People in Nabesa, Paro who experienced an attack of bark beetles are concerned as few dzongkhags had experienced a similar endemic between 1985 and 1990.
A number of trees were infested due to the attack.
“The Forest Management Units are connected with roads and even though the operations are planned, lack of awareness on the issue is one reason for it,” said a forest pathologist and entomologist, D B Chhetri.
Bark Beetles are polyphagous insects (feeding on many different kinds of food) and in its natural environment it attacks standing trees and logs.
During endemic situations, when population density of the beetle species is low, it attacks or infests weakened trees and logs for breeding. In worse situations, it attacks healthy standing trees. For instance, a windstorm or thinning and logging operation leads to accumulation of debris in the forest which creates breeding grounds for the beetles.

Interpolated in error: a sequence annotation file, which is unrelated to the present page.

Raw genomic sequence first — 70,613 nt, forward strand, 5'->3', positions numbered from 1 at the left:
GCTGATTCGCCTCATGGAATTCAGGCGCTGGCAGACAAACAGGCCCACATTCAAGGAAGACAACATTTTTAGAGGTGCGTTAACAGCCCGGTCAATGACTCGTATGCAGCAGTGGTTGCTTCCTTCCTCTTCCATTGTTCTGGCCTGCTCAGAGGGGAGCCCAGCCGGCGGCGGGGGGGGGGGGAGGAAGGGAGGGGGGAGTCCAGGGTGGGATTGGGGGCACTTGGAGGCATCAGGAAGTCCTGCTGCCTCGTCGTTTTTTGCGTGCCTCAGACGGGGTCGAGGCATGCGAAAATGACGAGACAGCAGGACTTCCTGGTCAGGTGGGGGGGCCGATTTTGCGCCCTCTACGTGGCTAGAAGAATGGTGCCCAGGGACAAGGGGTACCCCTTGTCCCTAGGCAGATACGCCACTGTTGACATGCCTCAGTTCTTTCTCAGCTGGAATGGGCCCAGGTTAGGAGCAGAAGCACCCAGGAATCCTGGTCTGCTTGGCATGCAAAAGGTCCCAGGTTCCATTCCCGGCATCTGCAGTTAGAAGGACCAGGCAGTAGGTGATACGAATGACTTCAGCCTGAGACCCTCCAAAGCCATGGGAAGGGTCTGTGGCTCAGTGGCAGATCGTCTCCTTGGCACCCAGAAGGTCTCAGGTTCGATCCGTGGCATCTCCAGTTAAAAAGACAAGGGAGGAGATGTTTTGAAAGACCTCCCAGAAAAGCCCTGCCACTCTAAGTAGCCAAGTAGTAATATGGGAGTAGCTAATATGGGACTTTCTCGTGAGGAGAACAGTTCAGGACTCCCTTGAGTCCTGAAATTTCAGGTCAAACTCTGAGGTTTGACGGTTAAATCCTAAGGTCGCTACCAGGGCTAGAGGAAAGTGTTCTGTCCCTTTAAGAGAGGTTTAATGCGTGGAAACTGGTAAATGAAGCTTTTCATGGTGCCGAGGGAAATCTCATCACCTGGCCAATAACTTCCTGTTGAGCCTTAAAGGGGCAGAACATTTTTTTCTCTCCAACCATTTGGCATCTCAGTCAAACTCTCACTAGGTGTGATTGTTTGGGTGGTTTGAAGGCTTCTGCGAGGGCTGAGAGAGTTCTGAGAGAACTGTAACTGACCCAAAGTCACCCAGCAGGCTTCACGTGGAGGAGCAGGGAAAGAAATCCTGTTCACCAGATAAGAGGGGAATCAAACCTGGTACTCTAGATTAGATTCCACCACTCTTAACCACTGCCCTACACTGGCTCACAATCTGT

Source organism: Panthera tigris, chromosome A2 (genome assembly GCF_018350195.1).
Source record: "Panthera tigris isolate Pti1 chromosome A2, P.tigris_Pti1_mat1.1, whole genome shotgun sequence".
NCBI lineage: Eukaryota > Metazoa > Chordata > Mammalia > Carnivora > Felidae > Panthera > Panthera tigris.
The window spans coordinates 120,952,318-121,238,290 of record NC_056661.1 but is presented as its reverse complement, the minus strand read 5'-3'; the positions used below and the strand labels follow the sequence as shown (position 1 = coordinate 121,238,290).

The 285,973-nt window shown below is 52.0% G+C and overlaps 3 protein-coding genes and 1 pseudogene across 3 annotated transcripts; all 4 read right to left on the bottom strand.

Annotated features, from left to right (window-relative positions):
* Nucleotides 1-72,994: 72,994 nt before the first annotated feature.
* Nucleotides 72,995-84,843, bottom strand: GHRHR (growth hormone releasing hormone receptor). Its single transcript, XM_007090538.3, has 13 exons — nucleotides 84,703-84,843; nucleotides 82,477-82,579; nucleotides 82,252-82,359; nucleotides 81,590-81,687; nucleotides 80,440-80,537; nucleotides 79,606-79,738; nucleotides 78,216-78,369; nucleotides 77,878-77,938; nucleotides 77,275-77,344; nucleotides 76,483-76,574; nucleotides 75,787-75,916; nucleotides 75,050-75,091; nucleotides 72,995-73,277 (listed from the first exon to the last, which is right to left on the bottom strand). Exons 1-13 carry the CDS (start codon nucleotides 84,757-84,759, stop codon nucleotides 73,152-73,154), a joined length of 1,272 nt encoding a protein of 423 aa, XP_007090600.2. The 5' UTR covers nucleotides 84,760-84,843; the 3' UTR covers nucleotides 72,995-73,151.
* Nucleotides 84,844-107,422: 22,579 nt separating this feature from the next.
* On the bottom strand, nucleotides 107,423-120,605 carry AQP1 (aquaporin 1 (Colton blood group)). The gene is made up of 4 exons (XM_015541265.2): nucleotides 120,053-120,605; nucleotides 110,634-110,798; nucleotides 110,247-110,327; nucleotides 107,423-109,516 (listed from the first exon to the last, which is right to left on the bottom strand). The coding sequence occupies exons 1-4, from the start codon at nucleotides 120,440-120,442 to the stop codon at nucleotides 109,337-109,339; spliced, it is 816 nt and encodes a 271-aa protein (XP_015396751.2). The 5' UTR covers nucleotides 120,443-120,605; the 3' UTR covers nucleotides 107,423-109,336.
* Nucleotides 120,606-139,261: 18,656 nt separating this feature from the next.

Global warming weakens the trees and makes it more prone to insect attacks one of which is the bark beetle. Apart from the natural calamities, the causes are also man-made.
When timber is extracted, people tend to leave behind barks which is very dangerous
According to the forest pathologist DB Chhetri, it is difficult to identify the infested trees as the tree crown wouldn’t necessarily be yellow. It is at the tree trunk where the infestations happen.
The control measures drawn up by the Renewable Natural Resources (RNR)- Research and Development Center (RDC) at Yusipang are reflected in the guidelines for bark beetle control.
The attacked trees particularly the green ones, which are in the process of yellowing, harbor breeding stages of beetles.
Such trees are identified and handed over to the Natural Resources Development Corporation (NRDCL).
The NRDCL would make necessary arrangements for immediate felling. As per guidelines trees are regular monitored to detect fresh attacks. As and when it is detected, arrangements are made to fell and de-bark trees immediately.